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Pallone Decries Republican Bill that Leaves Critical American Indian Programs Unfunded

October 16, 2013
Press Release

Says GOP Relentless Effort to Repeal Health Care Reform also Means Repeal of Reauthorization of the Indian Health Care Improvement Act

Washington, DC – Rep. Frank Pallone, Jr. (NJ-06) denounced the resolution H.J. RES. 80 - American Indian and Alaska Native, Health, Education, And Safety Act on Saturday, October 12, 2013 that House Republican leadership brought up for debate without proposing full funding of all critical American Indian programs or the entire federal government.  On Monday evening Pallone voted against the measure.  Pallone condemned the House Republican’s hypocrisy towards American Indian healthcare, citing their unrelenting efforts to repeal or defund the Affordable Care Act, which includes the reauthorization of the Indian Health Care Improvement Act. 

Pallone’s full statement follows:

“The Republican position is clear.  Either affordable health care for millions of Americans goes or we will keep the government shutdown.  In an effort to avert the public’s attention from this extreme and destructive hostage-taking, they have been putting forward a series of piecemeal, two month, sequestration level, funding bills. 

“However, today’s piecemeal bill reaches a new level of hypocrisy.  The irony here would only be lost on a Republican Party as intransigent and dominated by the Tea Party as the one we have here in the House.

“The Affordable Care Act, which the Republicans are demanding be eliminated in exchange for allowing the government to reopen, includes the permanent reauthorization of the Indian Health Care Improvement Act.  As the author of the reauthorization of Indian Health Care Improvement Act, I know the challenges that the reauthorization faced and just how long it took for us to finally get it into law—a decade, in case you are wondering.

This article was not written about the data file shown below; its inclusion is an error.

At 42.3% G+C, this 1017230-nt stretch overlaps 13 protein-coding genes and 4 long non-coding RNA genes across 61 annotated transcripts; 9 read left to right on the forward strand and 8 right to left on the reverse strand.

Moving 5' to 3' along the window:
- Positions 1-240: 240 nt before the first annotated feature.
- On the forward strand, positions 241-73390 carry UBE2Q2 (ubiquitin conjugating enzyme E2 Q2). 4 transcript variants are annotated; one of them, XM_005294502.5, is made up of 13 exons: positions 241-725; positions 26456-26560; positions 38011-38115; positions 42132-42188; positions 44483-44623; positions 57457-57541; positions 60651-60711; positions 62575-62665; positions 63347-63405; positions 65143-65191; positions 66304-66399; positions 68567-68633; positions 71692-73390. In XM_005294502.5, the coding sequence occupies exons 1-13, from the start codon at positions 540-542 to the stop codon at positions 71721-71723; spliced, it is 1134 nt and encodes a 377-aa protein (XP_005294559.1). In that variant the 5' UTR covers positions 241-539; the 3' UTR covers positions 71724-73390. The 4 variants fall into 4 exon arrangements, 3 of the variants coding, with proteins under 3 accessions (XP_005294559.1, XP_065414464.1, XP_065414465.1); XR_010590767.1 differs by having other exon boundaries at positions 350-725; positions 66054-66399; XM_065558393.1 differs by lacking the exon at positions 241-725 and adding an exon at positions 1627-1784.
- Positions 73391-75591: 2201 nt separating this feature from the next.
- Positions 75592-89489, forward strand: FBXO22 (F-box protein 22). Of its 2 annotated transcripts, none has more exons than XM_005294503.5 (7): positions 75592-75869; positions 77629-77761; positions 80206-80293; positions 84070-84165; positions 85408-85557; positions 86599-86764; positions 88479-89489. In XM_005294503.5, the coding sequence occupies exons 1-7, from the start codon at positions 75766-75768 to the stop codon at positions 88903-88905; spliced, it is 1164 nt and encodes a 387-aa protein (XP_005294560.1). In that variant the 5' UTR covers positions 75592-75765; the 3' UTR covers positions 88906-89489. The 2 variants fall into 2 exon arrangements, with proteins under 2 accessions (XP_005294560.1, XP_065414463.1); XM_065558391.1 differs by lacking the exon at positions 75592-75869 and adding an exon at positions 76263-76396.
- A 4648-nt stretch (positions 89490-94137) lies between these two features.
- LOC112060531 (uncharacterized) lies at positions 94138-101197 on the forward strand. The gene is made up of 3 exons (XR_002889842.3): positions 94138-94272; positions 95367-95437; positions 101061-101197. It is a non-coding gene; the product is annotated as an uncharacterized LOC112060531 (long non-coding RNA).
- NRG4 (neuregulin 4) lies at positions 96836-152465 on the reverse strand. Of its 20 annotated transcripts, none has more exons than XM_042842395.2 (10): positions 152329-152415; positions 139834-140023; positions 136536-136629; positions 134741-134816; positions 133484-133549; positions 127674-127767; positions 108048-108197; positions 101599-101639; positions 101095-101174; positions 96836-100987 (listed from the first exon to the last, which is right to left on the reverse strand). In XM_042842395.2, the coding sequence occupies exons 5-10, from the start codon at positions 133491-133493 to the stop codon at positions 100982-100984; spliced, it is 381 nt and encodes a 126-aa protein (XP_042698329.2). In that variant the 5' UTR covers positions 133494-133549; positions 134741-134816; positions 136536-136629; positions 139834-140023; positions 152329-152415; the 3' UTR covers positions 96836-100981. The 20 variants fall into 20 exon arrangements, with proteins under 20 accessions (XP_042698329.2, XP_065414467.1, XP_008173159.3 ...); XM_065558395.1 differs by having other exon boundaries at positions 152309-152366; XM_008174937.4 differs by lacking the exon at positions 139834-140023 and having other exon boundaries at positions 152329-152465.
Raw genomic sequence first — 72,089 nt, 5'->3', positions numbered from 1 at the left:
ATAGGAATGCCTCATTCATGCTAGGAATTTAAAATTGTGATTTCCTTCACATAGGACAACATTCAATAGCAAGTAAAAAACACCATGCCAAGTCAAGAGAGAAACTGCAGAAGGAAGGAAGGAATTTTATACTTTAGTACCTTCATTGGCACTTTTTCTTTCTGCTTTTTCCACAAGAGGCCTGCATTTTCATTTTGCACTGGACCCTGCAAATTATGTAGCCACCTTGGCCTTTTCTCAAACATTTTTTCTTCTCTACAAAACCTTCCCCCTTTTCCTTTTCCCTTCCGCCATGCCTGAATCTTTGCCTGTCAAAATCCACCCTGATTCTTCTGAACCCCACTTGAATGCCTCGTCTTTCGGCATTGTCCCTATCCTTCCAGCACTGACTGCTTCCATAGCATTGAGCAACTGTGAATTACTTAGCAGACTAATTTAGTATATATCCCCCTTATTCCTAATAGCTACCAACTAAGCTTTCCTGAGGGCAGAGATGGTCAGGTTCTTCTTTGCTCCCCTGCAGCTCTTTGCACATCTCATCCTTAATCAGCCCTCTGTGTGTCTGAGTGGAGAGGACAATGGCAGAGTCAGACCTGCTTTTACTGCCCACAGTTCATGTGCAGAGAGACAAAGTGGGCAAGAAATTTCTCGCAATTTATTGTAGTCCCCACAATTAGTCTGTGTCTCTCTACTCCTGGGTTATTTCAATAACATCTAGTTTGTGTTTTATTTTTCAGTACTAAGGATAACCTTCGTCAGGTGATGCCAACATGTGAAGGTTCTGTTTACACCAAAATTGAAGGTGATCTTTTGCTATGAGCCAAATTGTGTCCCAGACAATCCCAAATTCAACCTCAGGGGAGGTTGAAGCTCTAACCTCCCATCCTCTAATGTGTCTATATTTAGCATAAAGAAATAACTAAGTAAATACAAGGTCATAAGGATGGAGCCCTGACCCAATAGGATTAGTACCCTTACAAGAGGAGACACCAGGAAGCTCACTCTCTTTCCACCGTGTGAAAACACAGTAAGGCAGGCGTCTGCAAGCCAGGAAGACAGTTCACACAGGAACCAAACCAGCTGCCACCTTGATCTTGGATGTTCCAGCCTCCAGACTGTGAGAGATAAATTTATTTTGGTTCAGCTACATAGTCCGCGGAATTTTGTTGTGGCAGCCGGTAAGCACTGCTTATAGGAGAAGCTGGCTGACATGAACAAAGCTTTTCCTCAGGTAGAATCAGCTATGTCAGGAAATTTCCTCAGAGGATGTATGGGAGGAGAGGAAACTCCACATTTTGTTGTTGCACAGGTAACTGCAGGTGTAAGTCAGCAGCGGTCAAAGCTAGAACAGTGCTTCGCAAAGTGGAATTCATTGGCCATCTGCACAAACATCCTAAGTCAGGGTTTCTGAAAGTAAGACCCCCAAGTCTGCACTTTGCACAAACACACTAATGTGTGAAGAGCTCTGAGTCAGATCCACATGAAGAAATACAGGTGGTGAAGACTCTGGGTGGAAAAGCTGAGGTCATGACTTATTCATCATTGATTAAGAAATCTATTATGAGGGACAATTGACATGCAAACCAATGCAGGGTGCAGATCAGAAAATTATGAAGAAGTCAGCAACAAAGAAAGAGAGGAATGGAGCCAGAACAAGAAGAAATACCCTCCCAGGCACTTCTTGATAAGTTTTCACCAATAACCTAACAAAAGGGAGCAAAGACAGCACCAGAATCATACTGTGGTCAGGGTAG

“If we yield to Republican hostage-taking and throw out the Affordable Care Act, we throw out the reauthorization of the Indian Health Care Improvement Act.  This will be devastating to Indian Country.

“Furthermore, this Republican bill provides funding for only a relatively small number of programs that support tribes.  While not taking away from the importance of these programs, there are many more programs that go unfunded.  To name just a few, this bill does not fund food distribution on Indian reservations, child nutrition programs, Fish and Wildlife Service support, and the Office of the Special Trustee for American Indians. 

“This bill also continues the damaging sequester cuts that the National Congress of American Indians have said, “pose particular hardship for Indian Country and the surrounding communities who rely on tribes as employers.”  But while I support repealing sequestration, the Democrats have done their part.  We have said let’s keep the government open while we negotiate and work out our differences.

“It is time for us to stop this nonsense.  If you truly do believe in the sacred trust responsibility our government has to tribes, than let’s have a vote on a clean CR and re-open the government.”